As to whether the voting age is to be 21, 20, 19, 18 or some age above 21 is largely to be answered on the basis of opinion and judgment as to maturity and responsibility to exercise and accept public and civil responsibilities. The law provides at present that 21 years is the age of adulthood for a variety of private purposes. To mention some examples, it is the age at which a person may marry. I should have thought that was probably as important a personal decision as any individual could make in his lifetime, yet that is fixed by law at 21 years. There are other age limits which are fixed in a variety of pieces of social legislation as determining the age at which a person may drive a motor car, the age at which he may drink in an hotel, the age at which under industrial law he can be regarded as an adult for the purpose of receiving adult wages, and so on. Under our social services legislation there are various types of differential benefits which are paid to people according to their age. All this indicates that we have a society which has a variety of ages for certain personal obligations and other age limits for different types of obligation.

I refer the Senate to one of the considered works on the age of majority, namely, the Report of the Committee on the Age of Majority, known as the Latey Committee, which reported in the United Kingdom in July 1967. That report was concerned with the age of majority but, significantly, the age of voting was excluded from that Committee's consideration. The majority of the Committee was in favour of reducing the age of majority; the minority desired to retain the age of 21 as the age of majority. The majority report of the Committee at paragraph 25 stated:

Whether the results of our deliberations would have consequences in the civil field has been the subject of considerable discussion, especially between ourselves and our 2 dissentient colleagues, who take the view that we have disregarded the wider constitutional and social consequences of reducing the age of capacity in the field of private civic law. They are mistaken.

We have to confess that it would not actually keep us awake at night if people under 21 were to serve on a jury - if, that is, one 18-year-old were liable to take his seat with II older people, since it is statistically unlikely to be more. And on the subject of voting we have carefully refused to express a view. But it does not seem to use that changes in the civic field are at all likely io follow changes in the private field even if we wished that they should. It is a very different thing to cope adequately with one's own personal and private affairs and to measure up to public and civic responsibilities. Not every sound taxpayer is equipped to be Prime Minister and in the United States of America the President must be over 35.

Much the same proposition was indicated in the recent decision of the High Court when this question of the interpretation of the Constitution and, in particular, the meaning of the word 'adult' was canvassed. The Chief Justice, Sir Garfield Barwick, said in the course of his judgment:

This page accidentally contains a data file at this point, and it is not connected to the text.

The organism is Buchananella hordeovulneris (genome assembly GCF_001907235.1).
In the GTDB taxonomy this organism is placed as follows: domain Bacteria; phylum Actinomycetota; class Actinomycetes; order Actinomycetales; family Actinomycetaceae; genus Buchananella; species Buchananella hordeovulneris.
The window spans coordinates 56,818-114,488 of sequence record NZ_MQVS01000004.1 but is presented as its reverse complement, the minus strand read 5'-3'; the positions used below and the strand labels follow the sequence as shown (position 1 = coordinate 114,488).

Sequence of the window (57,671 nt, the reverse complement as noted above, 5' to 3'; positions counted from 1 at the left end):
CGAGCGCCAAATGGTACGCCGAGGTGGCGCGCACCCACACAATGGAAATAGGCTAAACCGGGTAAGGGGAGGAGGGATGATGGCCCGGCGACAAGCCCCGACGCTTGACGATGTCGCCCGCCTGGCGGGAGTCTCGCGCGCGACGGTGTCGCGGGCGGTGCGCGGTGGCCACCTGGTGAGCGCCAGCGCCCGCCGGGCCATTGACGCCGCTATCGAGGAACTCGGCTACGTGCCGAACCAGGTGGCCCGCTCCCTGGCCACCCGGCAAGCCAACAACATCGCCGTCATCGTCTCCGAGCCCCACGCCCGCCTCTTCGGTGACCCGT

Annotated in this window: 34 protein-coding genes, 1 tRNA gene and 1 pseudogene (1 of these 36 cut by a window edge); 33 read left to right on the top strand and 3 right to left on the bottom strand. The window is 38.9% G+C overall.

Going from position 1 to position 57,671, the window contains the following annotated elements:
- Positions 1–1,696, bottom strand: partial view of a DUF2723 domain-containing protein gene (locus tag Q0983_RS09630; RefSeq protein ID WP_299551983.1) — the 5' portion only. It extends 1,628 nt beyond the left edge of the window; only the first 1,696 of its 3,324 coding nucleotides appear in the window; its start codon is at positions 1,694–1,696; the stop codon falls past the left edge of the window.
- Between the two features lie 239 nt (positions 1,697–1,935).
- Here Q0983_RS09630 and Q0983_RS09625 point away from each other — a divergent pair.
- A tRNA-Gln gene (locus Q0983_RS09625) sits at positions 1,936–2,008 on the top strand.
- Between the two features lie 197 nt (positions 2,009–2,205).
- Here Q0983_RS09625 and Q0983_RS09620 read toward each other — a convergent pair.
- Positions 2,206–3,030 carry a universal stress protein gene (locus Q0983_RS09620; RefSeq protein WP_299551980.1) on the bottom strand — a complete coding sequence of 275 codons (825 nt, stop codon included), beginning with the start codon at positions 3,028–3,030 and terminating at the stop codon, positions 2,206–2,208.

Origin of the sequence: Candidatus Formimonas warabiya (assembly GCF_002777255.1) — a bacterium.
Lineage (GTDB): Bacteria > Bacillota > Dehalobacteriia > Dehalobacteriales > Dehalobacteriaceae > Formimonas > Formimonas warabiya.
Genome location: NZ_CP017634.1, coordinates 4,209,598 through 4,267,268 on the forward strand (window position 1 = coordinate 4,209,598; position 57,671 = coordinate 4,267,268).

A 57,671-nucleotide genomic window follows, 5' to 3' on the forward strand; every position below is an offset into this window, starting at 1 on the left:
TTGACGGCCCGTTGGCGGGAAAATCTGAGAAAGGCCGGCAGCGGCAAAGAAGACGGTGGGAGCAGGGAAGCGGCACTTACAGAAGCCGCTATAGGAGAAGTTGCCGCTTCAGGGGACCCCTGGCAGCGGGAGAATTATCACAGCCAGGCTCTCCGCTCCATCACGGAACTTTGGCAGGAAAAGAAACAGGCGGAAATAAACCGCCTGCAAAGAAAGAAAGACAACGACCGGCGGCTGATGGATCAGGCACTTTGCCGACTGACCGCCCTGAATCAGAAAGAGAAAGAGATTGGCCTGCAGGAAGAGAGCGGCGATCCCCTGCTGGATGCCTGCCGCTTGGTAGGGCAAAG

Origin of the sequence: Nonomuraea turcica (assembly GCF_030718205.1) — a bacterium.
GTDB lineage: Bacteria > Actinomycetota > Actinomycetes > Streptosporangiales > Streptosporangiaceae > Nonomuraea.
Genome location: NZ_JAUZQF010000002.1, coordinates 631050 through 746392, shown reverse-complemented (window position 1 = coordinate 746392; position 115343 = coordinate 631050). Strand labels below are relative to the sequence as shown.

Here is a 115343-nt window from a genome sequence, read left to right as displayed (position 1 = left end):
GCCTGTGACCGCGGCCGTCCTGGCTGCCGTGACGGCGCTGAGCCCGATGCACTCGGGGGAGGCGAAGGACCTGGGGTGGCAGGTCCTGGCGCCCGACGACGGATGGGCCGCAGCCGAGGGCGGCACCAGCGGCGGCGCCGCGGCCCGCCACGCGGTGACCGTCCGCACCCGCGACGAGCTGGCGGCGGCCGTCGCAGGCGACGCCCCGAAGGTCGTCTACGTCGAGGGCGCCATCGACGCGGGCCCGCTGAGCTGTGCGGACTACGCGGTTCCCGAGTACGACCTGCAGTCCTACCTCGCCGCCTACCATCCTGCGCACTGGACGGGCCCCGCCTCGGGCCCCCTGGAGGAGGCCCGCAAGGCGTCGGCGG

I turn to consider whether 'no adult person' in s. 41 should be construed as 'no mature person'. In the animal kingdom, maturity is a reference to physical maturity, that point of time beyond which there is no further physical growth. So it is in the plant kingdom. So in the precise use of language it is in relation to humans. I suspect that the physical growth of humans, at any rate of Australians, that is completion of skeletal formation and extension, is complete before the attainment of eighteen years of age. I cannot believe that the draftsmen of the Constitution in 1900 would have contemplated giving the franchise to males and females whose physical growth had reached its maximum, making that fact a criterion of the franchise. But physical maturity apart, the word 'mature' may possibly be used to express a person's suitability, to exercise a capacity in relation to some subject matter or in relation to some specified purpose or activity. For my part I would regard this as an inappropriate use of the word. It is used at times as an adjective descriptive or behaviour or outlook in contradistinction to adolescent or juvenile behaviour or attitudes. But even if thought to be a proper use, it does not follow that a person expressed to be mature in relation to some stated activity or in relation to some altitude or behaviour is mature in relation to all matters or activities or in relation to all purposes. A capacity to engage in contracts, to make a will, to borrow money or to drive a motor vehicle is quite disparate from a capacity to exercise a franchise. To decide to accord the on: is not to compel, or perhaps even persuade, a decision to accord the other.

He then referred to the passage in the Latey Report to which T have referred

Senator Jessop - Who said that?

Senator GREENWOOD - That was Sir Garfield Barwick in the High Court decision given recently in King v. Jones. I raise these matters because I feel, with respect to Senator Murphy that there, was a tendency running right through his speech in support of the Bill to suggest that maturity in some matters is a sufficient criterion to determine that a person has maturity and an appropriate qualification for him to be accorded the franchise. I feel that as a principle that does not follow. For that reason, that argument alone is not persuasive of the result for which Senator Murphy is contending.

Debate, interrupted.